A sure win for word lovers that’s also bound to create some new fans of words.

READ REVIEW

SMELL THE DAISIES

From the Big Words Small Stories series

This latest installment in the Big Words Small Stories series follows an active girl named Oleander and her laid-back pet, Sally Mander.

Following the same pattern as the previous series entries (The Traveling Dustball, 2019, etc.), five small stories are preceded by a “Who’s Who” section and followed by “A Small Play on Big Words.” The gray-haired Sprinkle Fairy has a word factory in Sicily, where her multicolored, animate-candy helpers, the Sprinklers, “sprinkle Big Words into small places.” Their appearance in an episode (along with their announcement, “Big word coming! BIG!”) precipitates the appearance of a big word at the climax of the story. The stories unfold in dialogue among characters, often punctuated with acts of magic by the Sprinkle Fairy. After being used repeatedly in the story, each big word is defined at the story’s end. The final “Small Play” is a skit presented by the Sprinklers in which all of the Big Words are used in context. The format makes the process of learning new vocabulary, such as “regurgitate,” “flabbergasted” and “peccadillo,” fun and exciting for young readers. The stories themselves are chuckleworthy, and the Big Word usage is delightful. The illustrations—small, brightly colored vignettes of characters on white space, almost like comics without the frames—are perfect for young independent readers. Oleander presents black, with two puffy pigtails, and the Sprinkle Fairy presents white.

A sure win for word lovers that’s also bound to create some new fans of words. (Early reader. 6-10)

Pub Date: Oct. 1, 2019

ISBN: 978-1-77138-790-3

Page Count: 52

Publisher: Kids Can

Review Posted Online: July 14, 2019

Kirkus Reviews Issue: Aug. 1, 2019

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Amusing, yes. Useful for reading practice, yes, but not necessarily guaranteed to make new readers the “read-i-est.” (Early...

WE ARE GROWING!

From the Elephant & Piggie Like Reading! series

Elephant and Piggie make an appearance to introduce the first in their new series, an egalitarian introduction to superlatives.

Each one of seven blades of talking grass—of a total of eight—discovers that it is superb at something: it’s tallest, curliest, silliest, and so forth. The humor aims to appeal to a broad spectrum. It is slightly disturbing that one being eaten by purple bugs is proud of being the crunchiest, but that will certainly appeal to a slice of the audience. The eighth blade of grass is grappling with a philosophical identity crisis; its name is Walt, a sly reference to Whitman's Leaves of Grass that will go right over the heads of beginning readers but may amuse astute parents or teachers. Tension builds with the approach of a lawn mower; the blades of grass lose their unique features when they are trimmed to equal heights. Mercifully, they are chopped off right above the eyes and can continue their silly banter. Departing from the image of a Whitman-esque free spirit, Walt now discovers he is the neatest. Lots of speech bubbles, repetition, and clear layout make this entry a useful addition to lessons on adjectives and superlatives while delivering a not-so-subtle message that everyone is good at something. Elephant and Piggie's final assertion that “this book is the FUNNIEST” doesn't necessarily make it so, however.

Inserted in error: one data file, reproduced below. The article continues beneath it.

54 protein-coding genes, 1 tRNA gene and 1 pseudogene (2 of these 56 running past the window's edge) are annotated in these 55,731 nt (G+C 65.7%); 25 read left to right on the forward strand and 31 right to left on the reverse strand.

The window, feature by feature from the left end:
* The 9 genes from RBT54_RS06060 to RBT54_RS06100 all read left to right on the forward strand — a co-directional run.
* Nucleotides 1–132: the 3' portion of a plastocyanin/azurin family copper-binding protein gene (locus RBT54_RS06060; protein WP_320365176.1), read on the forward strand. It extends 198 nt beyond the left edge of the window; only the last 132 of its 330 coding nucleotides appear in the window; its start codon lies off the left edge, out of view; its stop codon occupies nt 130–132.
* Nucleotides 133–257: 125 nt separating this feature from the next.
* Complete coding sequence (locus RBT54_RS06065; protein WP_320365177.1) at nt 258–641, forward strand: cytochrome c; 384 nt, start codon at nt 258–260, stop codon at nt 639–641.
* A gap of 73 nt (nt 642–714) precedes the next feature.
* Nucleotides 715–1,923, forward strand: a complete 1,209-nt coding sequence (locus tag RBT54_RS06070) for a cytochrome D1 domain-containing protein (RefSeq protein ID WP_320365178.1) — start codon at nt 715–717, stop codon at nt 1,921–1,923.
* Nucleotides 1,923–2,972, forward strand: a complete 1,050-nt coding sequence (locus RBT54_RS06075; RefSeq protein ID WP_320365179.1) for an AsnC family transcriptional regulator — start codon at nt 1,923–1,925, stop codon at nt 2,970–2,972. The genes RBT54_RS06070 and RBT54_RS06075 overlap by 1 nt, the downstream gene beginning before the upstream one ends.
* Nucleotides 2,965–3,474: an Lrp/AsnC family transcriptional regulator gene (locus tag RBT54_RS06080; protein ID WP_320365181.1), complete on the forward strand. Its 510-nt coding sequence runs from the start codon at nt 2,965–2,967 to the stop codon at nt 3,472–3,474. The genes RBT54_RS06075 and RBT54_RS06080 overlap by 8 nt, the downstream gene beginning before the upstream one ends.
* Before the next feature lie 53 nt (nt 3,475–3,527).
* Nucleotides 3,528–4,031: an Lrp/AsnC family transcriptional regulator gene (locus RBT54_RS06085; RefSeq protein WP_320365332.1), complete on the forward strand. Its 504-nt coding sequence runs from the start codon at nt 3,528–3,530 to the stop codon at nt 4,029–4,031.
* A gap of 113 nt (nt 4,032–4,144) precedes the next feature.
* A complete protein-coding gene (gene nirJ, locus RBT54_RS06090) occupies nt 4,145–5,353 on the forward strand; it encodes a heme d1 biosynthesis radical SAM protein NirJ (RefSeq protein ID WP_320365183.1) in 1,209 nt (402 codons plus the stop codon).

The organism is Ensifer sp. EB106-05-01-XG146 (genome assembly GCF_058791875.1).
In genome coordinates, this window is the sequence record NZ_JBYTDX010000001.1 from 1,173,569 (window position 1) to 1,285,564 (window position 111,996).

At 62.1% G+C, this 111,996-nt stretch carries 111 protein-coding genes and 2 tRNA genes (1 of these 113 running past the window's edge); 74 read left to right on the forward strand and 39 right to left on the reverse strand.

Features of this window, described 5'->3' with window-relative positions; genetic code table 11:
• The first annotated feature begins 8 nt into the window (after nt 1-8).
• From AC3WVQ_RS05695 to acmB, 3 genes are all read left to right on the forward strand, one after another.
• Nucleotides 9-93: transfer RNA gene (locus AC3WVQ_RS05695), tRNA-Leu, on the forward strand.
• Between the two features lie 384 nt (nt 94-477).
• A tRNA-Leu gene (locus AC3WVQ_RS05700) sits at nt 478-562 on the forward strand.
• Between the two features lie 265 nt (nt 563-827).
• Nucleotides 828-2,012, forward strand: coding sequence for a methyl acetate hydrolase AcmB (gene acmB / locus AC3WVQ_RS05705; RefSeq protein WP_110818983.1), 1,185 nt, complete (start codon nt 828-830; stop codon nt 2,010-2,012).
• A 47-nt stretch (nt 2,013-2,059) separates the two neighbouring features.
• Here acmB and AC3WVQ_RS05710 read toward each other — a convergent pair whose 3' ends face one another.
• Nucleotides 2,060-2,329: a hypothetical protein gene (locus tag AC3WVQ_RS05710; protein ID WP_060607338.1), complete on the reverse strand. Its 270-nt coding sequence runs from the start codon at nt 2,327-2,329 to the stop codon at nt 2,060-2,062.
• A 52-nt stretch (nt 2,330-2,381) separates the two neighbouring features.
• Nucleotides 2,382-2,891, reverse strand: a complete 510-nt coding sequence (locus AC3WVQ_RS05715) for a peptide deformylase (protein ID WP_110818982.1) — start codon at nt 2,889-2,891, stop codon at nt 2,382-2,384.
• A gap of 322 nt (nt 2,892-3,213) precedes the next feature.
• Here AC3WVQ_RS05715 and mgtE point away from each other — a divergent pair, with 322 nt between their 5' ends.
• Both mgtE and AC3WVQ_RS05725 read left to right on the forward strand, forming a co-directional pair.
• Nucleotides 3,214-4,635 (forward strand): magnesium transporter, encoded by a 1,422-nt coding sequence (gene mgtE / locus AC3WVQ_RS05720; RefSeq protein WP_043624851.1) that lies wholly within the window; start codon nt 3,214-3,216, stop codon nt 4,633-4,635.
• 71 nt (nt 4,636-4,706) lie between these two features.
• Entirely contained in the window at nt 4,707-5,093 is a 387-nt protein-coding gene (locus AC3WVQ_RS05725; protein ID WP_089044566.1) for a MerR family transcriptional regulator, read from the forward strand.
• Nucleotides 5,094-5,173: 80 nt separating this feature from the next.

Amusing, yes. Useful for reading practice, yes, but not necessarily guaranteed to make new readers the “read-i-est.” (Early reader. 6-8)

Pub Date: Sept. 20, 2016

ISBN: 978-1-4847-2635-8

Page Count: 64

Publisher: Hyperion

Review Posted Online: June 22, 2016

Kirkus Reviews Issue: July 1, 2016

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A treasure house of mysteries large and small.

EVERYBODY COUNTS

A COUNTING STORY FROM 0 TO 7.5 BILLION

This Norwegian import is guaranteed to silence boastful Where’s Waldo grads.

It opens on a woodsy nature scene for zero, “No one,” before moving to a deceptively simple one (1) child in a bedroom who next joins his dad (2) for a forest outing. The count continues—by single digits to 30, then by various intervals to 1,000—on to depict crowd scenes in locales ranging from a library to a life drawing class, with many individualized figures (of diverse body type, skin tone, and hair texture and color) recurring. Inconspicuous captions below each picture offer either pointers to subtle visual cues or invitations to speculate about what they see. Of the 20 children in a classroom, for instance, “One of them is thinking about all the people who’ve lived before us. One of them has lost the class teddy bear. One of them is dreading football training. One of them will become prime minister.” Roskifte supplies some solutions, along with additional scenarios, at the close. She also gives viewers a bit of an assist by coloring in her small, doll-like humans throughout but leaving everything else as pale outlines. Switching at the end to a big blue marble floating in space, she rounds off the numbering with 7.5 billion followed by a barrage of leading questions, from what became of that lost teddy to lifelong posers, including the poignant “Does everyone share the same truth?”

A treasure house of mysteries large and small. (Picture book. 6-10)

Pub Date: Feb. 4, 2020

ISBN: 978-0-7112-4524-2

Page Count: 64

Publisher: Wide Eyed Editions

Review Posted Online: Dec. 8, 2019

Kirkus Reviews Issue: Jan. 1, 2020

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